Clause 35. — (Rates of Annual Allow Ances for Machinery and Plant.)

Part of Orders of the Day — Finance Bill – in the House of Commons at 12:00 am on 21st May 1963.

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Photo of Mr William Clark Mr William Clark , Nottingham South 12:00 am, 21st May 1963

I beg to move, in page 31, line 34, at the end to add: (12) Any person may, at the end of any accounting year or period, furnish the Inland Revenue with a certificate from an authorised accountant, confirming the amount of turnover to the home market and the amount of turnover to overseas markets.(13) Total capital allowances computed under this section shall be divided into the same proportions that home sales bear to overseas sales, as certified under the preceding subsection.(14) That proportion of capital allowances which relates to overseas turnover shall be doubled for the year of assessment of the accounting year or period. The two main problems which we have in this country are productivity and export. There is a certain amount of slack in the economy. My right hon. Friend the Chancellor of the Exchequer has in this Budget introduced the free depreciation allowance, but I cannot develop that under this Amendment. That arises under a subsequent Clause. But if it is right to give an incentive to development districts by the free depreciation allowance to encourage industry to go to development areas, this is indicative that capital allowances can be used in a discriminatory way to assist industry.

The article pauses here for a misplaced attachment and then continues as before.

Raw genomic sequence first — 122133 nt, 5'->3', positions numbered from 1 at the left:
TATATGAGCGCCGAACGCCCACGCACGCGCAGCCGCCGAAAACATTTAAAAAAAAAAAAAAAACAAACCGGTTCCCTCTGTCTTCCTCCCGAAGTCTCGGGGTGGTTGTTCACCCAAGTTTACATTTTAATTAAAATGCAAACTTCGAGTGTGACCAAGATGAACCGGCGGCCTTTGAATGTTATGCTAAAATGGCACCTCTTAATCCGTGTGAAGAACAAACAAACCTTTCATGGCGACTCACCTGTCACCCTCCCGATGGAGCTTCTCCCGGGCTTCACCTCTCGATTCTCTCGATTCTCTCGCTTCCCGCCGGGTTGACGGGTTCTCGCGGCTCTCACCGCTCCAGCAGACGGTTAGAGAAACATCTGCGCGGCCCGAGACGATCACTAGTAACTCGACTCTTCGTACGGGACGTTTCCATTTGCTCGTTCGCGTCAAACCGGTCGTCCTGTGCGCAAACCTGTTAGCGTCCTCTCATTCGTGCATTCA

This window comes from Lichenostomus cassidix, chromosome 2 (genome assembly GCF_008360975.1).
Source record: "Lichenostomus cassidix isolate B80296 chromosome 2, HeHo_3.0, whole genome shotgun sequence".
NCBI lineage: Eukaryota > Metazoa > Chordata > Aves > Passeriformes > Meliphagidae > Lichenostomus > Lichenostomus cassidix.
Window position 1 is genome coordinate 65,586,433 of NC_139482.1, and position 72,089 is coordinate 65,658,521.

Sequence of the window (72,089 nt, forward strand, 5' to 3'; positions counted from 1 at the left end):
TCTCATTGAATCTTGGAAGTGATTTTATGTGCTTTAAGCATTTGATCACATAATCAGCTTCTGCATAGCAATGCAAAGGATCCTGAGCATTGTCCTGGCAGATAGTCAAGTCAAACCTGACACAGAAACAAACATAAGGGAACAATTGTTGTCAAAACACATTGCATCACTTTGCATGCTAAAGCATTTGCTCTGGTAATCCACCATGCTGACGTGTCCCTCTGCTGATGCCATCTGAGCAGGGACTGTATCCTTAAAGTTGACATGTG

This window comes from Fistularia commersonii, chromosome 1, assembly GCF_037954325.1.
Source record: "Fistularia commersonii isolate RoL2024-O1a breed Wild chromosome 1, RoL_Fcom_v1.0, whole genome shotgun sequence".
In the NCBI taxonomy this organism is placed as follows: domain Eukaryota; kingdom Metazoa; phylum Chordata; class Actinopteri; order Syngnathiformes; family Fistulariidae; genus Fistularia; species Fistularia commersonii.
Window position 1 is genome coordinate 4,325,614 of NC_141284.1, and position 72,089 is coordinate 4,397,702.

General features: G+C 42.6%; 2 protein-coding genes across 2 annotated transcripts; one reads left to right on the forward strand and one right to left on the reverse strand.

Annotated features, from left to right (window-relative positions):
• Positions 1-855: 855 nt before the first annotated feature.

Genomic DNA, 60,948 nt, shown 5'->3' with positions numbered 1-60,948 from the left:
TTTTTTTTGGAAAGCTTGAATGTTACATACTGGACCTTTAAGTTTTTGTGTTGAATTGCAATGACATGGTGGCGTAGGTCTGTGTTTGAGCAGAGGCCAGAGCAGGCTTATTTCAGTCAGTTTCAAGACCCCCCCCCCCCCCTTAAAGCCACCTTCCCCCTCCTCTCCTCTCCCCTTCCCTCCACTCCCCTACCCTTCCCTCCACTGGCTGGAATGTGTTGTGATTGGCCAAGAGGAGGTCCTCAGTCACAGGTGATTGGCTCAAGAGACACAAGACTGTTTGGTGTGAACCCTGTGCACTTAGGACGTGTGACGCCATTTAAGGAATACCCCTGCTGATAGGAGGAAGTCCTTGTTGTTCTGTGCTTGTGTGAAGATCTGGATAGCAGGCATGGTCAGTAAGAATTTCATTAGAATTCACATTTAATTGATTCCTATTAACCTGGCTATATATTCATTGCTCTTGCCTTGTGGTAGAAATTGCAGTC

What can we do for exports? If we can increase productivity by taking up the slack in the development districts by giving a free depreciation allowance, the same sort of medicine should be applied to exports. What I am trying to do by the Amendment is to relate overseas turnover, as a proportion of the total turnover of a business, to the capital allowances due to a firm. May I give a very simple example? If the turnover of a company is £1,000,000 a year, £500,000 of which is in the home market and £500,000 in the overseas market, and if, consequently, it exports 50 per cent. of its total turnover, capital allowances should be computed in the normal way. That capital allowance figure should then be divided in proportion to the turnover. In this hypo pothetical example, it would be £500 for the home market and £500 for the export market.

As my right hon. Friend will, I am sure, appreciate, what I am worried about is not the wording of the Amendment but the spirit of it. I am asking my right hon. Friend to increase the amount of capital allowances given to the export part of a business. In the example which I have given, this would mean an increase from £1,000 a year normally computed to £1,500 a year.

The Government have over the years done a certain amount to help exporters and industry generally. Apart from a reduction in taxation, which, despite what some hon. Members may think, has come about under a Conservative Administration, industry has been helped generally. Not only are there increased capital allowances in this Budget, but there have been others in previous Budgets. There is also the magnificent work done by the Export Credits Guarantee Department to help exporters. I think that it is fair to say that the E.C.G.D. provisions in this country are as good as those available to any of our competitors, wherever they may be in the world.